Tuesday 15 October 2019

Frank Coughlan: 'We were lucky ducks to only have 'Dáithí''

 

Paw Patrol is popular with tots
Paw Patrol is popular with tots
Frank Coughlan

Frank Coughlan

If you are old enough to remember 'Dáithí Lacha' you might well be straining to read this through very thick lenses while waiting for nurse to come around with your afternoon Complan.

Dáithí, a cartoon duck, was Teilifís Éireann's first nibble at animation and it formed the centrepiece of its children's programming in the early 1960s. I remember it well, if not particularly fondly. To someone already exposed to Disney by the age of seven, Dáithí lacked street cred. He didn't move with any great fluidity and his adventures as Gaeilge were, to put it gently, fairly quack.

But, along with 'Mr Ed', the talking horse, that's what passed for choice back then for those of us outside the Pale who couldn't harvest British television signals.

By the time my own children came along there was plenty of variety across a range of channels, supplemented by an eclectic family library of favourite videos and later DVDs.

I used to be envious of the sheer range of options in stark comparison to my own childhood with its 19-inch monochrome Pye television, Dáithí and a nag that could talk but rarely made sense.

But things have moved on yet again. And how. I have been taking care of my grandson Arthur on and off for the past few weeks. It has been exhilarating and exhausting in equal measure.

Actually, to be honest, not so equal really. I'm corpsed. I won't lie. When all else failed, my spirit broken and my flesh weak, I called on that reliable old babysitter in the corner. Not only could we choose from a vast range of children's programmes across a universe of channels available via the remote, but we had Netflix to magic up too. If that wasn't enough, and apparently it wasn't, there was another solar system of children's programmes to be mined on YouTube.

So if we had binged-out on 'Paw Patrol', 'Masha' or 'Tayo' (three current obsessions), we cruised the internet, seeking out 'Thomas The Tank Engine' classics and rip-offs. Or settling on whatever might catch a two-year-old's eye on a marathon browse.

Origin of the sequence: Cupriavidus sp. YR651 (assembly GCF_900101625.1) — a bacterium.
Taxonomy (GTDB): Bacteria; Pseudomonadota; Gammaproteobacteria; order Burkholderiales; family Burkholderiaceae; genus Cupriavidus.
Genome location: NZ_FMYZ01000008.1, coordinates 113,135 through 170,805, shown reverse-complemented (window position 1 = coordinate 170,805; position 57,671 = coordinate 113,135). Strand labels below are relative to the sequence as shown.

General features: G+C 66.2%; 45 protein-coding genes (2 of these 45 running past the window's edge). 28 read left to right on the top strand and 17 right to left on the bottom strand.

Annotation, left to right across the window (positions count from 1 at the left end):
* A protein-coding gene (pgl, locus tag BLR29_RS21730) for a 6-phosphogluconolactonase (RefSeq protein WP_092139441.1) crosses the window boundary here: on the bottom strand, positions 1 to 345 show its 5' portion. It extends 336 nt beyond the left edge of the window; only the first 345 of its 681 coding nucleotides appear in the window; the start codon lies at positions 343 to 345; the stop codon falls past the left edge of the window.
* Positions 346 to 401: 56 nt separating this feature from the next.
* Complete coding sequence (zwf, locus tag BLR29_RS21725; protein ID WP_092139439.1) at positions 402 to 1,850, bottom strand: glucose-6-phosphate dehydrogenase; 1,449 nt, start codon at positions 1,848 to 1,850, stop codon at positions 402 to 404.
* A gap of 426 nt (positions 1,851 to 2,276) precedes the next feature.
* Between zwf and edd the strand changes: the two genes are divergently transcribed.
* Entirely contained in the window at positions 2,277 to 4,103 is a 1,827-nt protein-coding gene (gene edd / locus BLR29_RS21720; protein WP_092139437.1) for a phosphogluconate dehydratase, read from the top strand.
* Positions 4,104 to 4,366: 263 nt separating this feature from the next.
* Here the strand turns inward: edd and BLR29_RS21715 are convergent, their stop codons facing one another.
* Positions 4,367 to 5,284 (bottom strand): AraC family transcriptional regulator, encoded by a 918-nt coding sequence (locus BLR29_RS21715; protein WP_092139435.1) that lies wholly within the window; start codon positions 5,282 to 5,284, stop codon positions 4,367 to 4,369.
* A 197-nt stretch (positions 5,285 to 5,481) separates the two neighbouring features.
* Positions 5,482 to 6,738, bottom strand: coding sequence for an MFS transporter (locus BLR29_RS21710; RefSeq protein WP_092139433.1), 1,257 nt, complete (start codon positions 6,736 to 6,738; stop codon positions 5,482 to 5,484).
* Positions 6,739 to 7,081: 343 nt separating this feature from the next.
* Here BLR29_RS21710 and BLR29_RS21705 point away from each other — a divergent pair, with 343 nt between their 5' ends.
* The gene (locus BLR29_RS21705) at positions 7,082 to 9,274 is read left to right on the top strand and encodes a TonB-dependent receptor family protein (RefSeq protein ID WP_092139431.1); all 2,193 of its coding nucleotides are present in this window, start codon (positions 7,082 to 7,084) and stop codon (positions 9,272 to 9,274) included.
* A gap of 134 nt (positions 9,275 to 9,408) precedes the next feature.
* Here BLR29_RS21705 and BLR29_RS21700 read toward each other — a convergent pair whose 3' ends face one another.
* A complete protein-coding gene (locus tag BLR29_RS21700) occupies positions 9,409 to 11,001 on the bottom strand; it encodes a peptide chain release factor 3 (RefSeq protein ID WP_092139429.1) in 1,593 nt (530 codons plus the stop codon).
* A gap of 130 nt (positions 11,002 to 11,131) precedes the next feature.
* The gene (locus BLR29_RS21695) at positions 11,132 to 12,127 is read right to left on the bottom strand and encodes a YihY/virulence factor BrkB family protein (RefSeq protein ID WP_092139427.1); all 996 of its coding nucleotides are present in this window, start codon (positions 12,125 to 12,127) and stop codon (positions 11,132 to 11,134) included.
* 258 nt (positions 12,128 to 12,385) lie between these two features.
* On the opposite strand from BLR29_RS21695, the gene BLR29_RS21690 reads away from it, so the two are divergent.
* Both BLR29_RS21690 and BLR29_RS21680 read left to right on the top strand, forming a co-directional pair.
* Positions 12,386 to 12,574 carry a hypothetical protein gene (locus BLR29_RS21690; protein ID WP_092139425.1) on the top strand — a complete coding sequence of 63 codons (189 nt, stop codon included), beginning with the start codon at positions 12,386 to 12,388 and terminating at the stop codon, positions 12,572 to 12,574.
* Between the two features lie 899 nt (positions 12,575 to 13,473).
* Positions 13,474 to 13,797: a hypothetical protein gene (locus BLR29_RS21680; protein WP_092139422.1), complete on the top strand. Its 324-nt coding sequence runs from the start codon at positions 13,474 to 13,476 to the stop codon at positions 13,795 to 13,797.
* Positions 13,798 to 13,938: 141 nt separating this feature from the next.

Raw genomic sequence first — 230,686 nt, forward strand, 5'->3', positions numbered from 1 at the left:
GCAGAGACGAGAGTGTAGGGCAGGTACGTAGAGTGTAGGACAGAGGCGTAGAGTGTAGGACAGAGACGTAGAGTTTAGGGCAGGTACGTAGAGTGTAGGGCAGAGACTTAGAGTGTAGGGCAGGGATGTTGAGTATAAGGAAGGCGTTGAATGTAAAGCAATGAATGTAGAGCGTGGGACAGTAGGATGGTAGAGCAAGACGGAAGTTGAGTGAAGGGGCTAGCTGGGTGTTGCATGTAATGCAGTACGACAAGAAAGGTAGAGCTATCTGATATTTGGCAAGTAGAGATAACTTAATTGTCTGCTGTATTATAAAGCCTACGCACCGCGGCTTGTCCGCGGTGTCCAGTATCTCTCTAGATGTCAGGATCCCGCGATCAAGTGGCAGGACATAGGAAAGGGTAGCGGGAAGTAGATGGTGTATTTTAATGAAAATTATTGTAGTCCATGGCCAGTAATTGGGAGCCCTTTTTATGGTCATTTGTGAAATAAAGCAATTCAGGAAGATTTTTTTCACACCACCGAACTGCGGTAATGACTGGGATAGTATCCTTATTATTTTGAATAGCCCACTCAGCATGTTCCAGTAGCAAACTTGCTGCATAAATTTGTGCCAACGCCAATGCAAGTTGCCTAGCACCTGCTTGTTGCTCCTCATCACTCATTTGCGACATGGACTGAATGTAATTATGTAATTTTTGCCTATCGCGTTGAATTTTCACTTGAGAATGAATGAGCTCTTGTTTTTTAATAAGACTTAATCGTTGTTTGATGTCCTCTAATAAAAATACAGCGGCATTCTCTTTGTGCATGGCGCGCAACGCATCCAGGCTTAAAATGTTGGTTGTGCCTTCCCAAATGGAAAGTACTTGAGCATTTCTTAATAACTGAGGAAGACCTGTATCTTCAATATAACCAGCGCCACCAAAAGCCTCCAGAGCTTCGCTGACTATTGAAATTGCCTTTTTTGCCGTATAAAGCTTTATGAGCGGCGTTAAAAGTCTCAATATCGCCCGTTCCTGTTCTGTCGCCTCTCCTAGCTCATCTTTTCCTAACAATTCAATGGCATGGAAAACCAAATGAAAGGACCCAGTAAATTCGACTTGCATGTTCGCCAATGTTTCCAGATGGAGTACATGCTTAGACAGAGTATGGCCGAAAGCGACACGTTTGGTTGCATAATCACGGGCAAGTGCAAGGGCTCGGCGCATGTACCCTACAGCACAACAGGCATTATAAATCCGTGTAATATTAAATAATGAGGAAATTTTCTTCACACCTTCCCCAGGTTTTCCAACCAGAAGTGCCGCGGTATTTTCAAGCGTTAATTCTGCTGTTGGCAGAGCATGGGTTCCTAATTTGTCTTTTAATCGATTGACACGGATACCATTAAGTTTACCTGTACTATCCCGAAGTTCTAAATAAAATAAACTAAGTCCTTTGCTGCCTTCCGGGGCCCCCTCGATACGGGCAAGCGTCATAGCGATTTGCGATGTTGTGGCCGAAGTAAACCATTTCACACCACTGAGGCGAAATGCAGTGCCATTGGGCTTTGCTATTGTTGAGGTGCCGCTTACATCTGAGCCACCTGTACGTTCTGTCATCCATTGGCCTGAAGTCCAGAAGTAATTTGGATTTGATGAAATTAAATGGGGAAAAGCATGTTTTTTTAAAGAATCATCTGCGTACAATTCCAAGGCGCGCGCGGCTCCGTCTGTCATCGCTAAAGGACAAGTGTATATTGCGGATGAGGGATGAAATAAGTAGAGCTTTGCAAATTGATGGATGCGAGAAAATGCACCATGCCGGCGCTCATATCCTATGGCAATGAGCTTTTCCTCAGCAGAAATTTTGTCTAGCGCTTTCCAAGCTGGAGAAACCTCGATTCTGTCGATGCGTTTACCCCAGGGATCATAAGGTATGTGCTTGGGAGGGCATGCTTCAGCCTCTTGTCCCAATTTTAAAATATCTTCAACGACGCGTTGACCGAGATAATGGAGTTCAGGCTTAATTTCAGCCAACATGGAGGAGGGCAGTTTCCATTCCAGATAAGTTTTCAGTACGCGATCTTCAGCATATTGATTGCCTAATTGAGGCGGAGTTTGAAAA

Progress? Well, not really.

Instead, little Arthur, a man with very fixed views on what he does and doesn't want out of life (this particular apple fell right next to the tree trunk), found the whole process daunting and stressful. So much choice for so little a man.

Adept at using the remote, and more comfortable scrolling a smart device than I am, he could easily have strayed down a labyrinth of the strange and the bizarre if left to his own devices.

Nothing is what it seems anymore and children's programming, beamed from everywhere by anybody and everybody, can vary from the often excellently curated to the truly trashy and cynical. We have come a long way since 'Dáithí Lacha'. Maybe we didn't know how lucky we were.

If you want my vote, you will have to ring my bell

She was a young canvasser and slightly taken aback when I opened the door. There was football on the telly, she said, and most people were twitching their curtains while ignoring the doorbell.

After studiously giving me her spiel, she handed over the bumf and thanked me for my time.

I thanked her in turn.

It's important that those seeking election wear out the shoe leather, but I'm surprised at how few I've seen.

Despite voter indifference, a word with a candidate is probably as actively engaged as the electorate becomes with the democratic process.

European constituencies are too unwieldy perhaps, but there is no excuse for council candidates not rattling gates and annoying Yorkies.

If you want my vote, call around.

Irish Independent

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